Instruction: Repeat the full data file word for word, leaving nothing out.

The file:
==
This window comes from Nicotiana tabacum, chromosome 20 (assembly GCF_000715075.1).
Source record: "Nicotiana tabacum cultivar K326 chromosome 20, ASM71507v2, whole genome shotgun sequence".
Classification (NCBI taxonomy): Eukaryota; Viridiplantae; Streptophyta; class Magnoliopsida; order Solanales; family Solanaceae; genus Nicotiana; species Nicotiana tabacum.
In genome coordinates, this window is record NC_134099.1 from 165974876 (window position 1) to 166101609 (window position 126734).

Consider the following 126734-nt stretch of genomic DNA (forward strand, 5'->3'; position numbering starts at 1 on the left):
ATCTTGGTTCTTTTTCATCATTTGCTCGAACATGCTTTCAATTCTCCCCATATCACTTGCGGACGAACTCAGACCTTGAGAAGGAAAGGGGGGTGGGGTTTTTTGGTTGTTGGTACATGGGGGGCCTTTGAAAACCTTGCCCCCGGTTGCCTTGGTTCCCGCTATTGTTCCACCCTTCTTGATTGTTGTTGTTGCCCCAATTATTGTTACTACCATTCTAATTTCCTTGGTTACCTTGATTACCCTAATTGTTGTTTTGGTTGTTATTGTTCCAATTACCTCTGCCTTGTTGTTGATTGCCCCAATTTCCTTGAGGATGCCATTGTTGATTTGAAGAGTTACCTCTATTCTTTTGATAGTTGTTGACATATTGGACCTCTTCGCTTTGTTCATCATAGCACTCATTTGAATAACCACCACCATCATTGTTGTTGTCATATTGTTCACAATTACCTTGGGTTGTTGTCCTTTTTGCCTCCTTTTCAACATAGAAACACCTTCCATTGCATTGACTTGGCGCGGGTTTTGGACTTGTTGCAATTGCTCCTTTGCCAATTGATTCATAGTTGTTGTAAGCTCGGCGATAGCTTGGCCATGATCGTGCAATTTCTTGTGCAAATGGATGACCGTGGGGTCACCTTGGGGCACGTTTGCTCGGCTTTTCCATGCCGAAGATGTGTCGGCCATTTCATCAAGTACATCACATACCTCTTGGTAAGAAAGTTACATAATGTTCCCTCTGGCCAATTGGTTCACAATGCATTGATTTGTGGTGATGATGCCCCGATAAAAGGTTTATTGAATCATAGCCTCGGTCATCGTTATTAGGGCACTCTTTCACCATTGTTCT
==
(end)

This window comes from Nicotiana tabacum, chromosome 20 (assembly GCF_000715075.1).
Source record: "Nicotiana tabacum cultivar K326 chromosome 20, ASM71507v2, whole genome shotgun sequence".
Classification (NCBI taxonomy): Eukaryota; Viridiplantae; Streptophyta; class Magnoliopsida; order Solanales; family Solanaceae; genus Nicotiana; species Nicotiana tabacum.
In genome coordinates, this window is record NC_134099.1 from 165974876 (window position 1) to 166101609 (window position 126734).

Consider the following 126734-nt stretch of genomic DNA (forward strand, 5'->3'; position numbering starts at 1 on the left):
ATCTTGGTTCTTTTTCATCATTTGCTCGAACATGCTTTCAATTCTCCCCATATCACTTGCGGACGAACTCAGACCTTGAGAAGGAAAGGGGGGTGGGGTTTTTTGGTTGTTGGTACATGGGGGGCCTTTGAAAACCTTGCCCCCGGTTGCCTTGGTTCCCGCTATTGTTCCACCCTTCTTGATTGTTGTTGTTGCCCCAATTATTGTTACTACCATTCTAATTTCCTTGGTTACCTTGATTACCCTAATTGTTGTTTTGGTTGTTATTGTTCCAATTACCTCTGCCTTGTTGTTGATTGCCCCAATTTCCTTGAGGATGCCATTGTTGATTTGAAGAGTTACCTCTATTCTTTTGATAGTTGTTGACATATTGGACCTCTTCGCTTTGTTCATCATAGCACTCATTTGAATAACCACCACCATCATTGTTGTTGTCATATTGTTCACAATTACCTTGGGTTGTTGTCCTTTTTGCCTCCTTTTCAACATAGAAACACCTTCCATTGCATTGACTTGGCGCGGGTTTTGGACTTGTTGCAATTGCTCCTTTGCCAATTGATTCATAGTTGTTGTAAGCTCGGCGATAGCTTGGCCATGATCGTGCAATTTCTTGTGCAAATGGATGACCGTGGGGTCACCTTGGGGCACGTTTGCTCGGCTTTTCCATGCCGAAGATGTGTCGGCCATTTCATCAAGTACATCACATACCTCTTGGTAAGAAAGTTACATAATGTTCCCTCTGGCCAATTGGTTCACAATGCATTGATTTGTGGTGATGATGCCCCGATAAAAGGTTTATTGAATCATAGCCTCGGTCATCGTTATTAGGGCACTCTTTCACCATTGTTCT